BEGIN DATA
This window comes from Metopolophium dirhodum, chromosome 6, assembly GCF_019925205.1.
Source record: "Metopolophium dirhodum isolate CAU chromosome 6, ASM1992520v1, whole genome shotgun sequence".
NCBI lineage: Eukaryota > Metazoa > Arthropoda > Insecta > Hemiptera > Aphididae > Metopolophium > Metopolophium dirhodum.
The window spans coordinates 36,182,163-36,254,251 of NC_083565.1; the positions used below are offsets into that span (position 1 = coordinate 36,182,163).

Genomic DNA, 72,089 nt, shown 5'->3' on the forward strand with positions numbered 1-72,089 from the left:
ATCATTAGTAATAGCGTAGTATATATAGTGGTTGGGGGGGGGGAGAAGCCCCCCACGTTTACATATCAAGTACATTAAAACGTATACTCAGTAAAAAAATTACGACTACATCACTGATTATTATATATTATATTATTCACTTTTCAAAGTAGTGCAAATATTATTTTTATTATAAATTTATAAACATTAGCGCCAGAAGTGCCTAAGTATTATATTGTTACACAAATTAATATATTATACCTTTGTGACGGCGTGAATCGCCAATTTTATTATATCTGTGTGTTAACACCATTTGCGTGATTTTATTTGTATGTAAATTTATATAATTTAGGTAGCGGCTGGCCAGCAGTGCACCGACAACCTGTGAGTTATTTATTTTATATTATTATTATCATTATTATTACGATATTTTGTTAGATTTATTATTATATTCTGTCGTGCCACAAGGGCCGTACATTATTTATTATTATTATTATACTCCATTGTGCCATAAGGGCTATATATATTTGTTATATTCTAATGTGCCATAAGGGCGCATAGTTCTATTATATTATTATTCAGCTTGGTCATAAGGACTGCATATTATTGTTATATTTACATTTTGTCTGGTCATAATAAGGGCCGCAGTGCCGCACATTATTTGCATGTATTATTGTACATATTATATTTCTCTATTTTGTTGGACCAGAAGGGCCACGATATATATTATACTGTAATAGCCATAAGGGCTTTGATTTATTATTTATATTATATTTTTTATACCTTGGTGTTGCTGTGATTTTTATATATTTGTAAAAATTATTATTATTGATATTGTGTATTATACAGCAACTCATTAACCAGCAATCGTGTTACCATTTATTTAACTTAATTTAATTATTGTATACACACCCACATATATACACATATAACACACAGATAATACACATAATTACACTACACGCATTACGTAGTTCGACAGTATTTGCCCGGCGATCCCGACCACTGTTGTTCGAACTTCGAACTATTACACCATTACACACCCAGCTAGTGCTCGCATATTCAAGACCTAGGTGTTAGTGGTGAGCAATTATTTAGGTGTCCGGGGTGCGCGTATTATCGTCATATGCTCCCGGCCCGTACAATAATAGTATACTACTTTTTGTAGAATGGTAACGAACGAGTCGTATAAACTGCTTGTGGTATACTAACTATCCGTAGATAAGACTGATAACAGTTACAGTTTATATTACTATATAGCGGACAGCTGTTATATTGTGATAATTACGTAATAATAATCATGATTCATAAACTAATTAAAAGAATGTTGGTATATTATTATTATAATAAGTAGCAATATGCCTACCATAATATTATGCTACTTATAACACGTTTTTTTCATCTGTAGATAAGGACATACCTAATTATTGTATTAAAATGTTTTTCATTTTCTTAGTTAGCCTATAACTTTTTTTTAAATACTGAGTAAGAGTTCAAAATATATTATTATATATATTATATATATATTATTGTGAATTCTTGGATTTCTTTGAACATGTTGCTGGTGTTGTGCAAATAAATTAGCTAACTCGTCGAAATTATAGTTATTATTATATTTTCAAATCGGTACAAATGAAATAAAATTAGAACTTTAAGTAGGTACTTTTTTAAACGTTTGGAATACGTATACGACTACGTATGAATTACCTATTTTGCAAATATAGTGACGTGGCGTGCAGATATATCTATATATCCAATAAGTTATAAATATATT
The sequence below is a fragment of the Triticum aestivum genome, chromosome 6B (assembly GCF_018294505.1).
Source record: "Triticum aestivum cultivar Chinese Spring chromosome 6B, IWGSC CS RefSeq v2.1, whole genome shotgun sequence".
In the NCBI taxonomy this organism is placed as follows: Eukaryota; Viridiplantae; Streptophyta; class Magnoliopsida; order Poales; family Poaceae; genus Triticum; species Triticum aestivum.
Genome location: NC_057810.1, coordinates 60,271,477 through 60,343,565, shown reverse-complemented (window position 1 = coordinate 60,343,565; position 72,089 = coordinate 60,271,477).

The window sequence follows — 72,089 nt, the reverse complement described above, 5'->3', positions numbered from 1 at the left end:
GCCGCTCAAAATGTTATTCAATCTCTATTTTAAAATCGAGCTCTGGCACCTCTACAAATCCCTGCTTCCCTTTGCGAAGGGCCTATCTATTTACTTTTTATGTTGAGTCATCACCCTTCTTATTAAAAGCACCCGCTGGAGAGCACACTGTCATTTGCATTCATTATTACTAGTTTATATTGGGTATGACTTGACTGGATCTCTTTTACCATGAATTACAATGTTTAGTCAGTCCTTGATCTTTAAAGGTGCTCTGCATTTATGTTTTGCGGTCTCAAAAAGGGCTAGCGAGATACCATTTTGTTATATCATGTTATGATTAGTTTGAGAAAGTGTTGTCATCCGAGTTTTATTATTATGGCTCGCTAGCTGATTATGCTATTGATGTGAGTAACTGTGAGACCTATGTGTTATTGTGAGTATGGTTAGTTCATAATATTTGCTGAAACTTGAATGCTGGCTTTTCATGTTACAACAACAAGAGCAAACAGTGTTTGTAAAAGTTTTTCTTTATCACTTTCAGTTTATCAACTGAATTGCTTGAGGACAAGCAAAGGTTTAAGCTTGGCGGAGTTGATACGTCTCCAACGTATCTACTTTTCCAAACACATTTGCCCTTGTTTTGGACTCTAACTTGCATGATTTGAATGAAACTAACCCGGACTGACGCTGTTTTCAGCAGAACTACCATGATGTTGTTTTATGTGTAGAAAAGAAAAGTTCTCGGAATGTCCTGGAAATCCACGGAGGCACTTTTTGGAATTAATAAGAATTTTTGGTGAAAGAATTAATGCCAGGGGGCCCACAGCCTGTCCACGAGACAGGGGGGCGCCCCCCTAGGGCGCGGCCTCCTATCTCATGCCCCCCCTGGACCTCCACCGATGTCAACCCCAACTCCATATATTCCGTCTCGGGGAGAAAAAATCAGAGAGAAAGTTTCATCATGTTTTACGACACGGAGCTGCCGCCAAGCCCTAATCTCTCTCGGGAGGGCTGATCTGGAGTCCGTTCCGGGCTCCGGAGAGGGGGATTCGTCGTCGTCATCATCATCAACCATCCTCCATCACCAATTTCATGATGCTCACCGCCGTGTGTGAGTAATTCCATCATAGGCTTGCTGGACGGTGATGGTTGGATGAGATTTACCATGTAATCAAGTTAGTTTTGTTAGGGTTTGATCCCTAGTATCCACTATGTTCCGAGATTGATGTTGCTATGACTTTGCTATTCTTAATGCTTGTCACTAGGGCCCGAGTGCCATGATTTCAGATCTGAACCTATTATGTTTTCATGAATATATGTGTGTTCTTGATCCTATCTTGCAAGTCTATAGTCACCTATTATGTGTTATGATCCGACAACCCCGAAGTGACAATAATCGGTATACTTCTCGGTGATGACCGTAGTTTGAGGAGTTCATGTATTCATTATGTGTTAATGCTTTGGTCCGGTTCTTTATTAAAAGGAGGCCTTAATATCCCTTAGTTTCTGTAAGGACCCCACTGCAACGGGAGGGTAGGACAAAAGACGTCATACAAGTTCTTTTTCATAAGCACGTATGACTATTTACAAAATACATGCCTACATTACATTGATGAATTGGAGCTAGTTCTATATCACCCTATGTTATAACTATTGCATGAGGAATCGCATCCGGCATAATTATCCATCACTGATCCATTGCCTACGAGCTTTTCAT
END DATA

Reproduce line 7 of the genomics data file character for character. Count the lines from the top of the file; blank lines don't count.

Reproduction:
The sequence below is a fragment of the Triticum aestivum genome, chromosome 6B (assembly GCF_018294505.1).